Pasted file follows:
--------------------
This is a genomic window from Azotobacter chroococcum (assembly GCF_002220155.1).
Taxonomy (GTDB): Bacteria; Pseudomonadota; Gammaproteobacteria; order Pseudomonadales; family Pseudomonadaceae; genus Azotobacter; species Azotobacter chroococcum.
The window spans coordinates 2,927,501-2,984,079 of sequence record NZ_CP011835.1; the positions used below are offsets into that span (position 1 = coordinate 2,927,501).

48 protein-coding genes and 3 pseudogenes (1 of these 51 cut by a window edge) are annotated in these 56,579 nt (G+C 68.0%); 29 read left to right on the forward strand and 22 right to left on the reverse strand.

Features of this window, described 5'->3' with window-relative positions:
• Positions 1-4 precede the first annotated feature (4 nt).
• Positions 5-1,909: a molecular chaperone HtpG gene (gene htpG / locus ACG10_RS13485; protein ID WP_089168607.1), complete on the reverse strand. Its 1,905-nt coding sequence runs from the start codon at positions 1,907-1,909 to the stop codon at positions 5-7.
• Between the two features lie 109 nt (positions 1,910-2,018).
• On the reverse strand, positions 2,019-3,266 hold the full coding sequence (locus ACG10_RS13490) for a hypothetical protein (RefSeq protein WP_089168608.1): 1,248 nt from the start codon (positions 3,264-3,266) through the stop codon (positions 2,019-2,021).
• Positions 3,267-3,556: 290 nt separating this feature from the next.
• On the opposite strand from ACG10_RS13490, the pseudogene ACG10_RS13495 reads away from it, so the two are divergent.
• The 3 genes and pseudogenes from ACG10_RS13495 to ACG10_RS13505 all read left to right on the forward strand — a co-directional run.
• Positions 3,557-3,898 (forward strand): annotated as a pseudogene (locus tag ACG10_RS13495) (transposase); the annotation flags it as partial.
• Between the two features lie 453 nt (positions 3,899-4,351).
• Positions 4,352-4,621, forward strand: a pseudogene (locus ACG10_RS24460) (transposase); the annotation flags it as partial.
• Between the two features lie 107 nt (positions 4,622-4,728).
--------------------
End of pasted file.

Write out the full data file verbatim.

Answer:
This is a genomic window from Azotobacter chroococcum (assembly GCF_002220155.1).
Taxonomy (GTDB): Bacteria; Pseudomonadota; Gammaproteobacteria; order Pseudomonadales; family Pseudomonadaceae; genus Azotobacter; species Azotobacter chroococcum.
The window spans coordinates 2,927,501-2,984,079 of sequence record NZ_CP011835.1; the positions used below are offsets into that span (position 1 = coordinate 2,927,501).

48 protein-coding genes and 3 pseudogenes (1 of these 51 cut by a window edge) are annotated in these 56,579 nt (G+C 68.0%); 29 read left to right on the forward strand and 22 right to left on the reverse strand.

Features of this window, described 5'->3' with window-relative positions:
• Positions 1-4 precede the first annotated feature (4 nt).
• Positions 5-1,909: a molecular chaperone HtpG gene (gene htpG / locus ACG10_RS13485; protein ID WP_089168607.1), complete on the reverse strand. Its 1,905-nt coding sequence runs from the start codon at positions 1,907-1,909 to the stop codon at positions 5-7.
• Between the two features lie 109 nt (positions 1,910-2,018).
• On the reverse strand, positions 2,019-3,266 hold the full coding sequence (locus ACG10_RS13490) for a hypothetical protein (RefSeq protein WP_089168608.1): 1,248 nt from the start codon (positions 3,264-3,266) through the stop codon (positions 2,019-2,021).
• Positions 3,267-3,556: 290 nt separating this feature from the next.
• On the opposite strand from ACG10_RS13490, the pseudogene ACG10_RS13495 reads away from it, so the two are divergent.
• The 3 genes and pseudogenes from ACG10_RS13495 to ACG10_RS13505 all read left to right on the forward strand — a co-directional run.
• Positions 3,557-3,898 (forward strand): annotated as a pseudogene (locus tag ACG10_RS13495) (transposase); the annotation flags it as partial.
• Between the two features lie 453 nt (positions 3,899-4,351).
• Positions 4,352-4,621, forward strand: a pseudogene (locus ACG10_RS24460) (transposase); the annotation flags it as partial.
• Between the two features lie 107 nt (positions 4,622-4,728).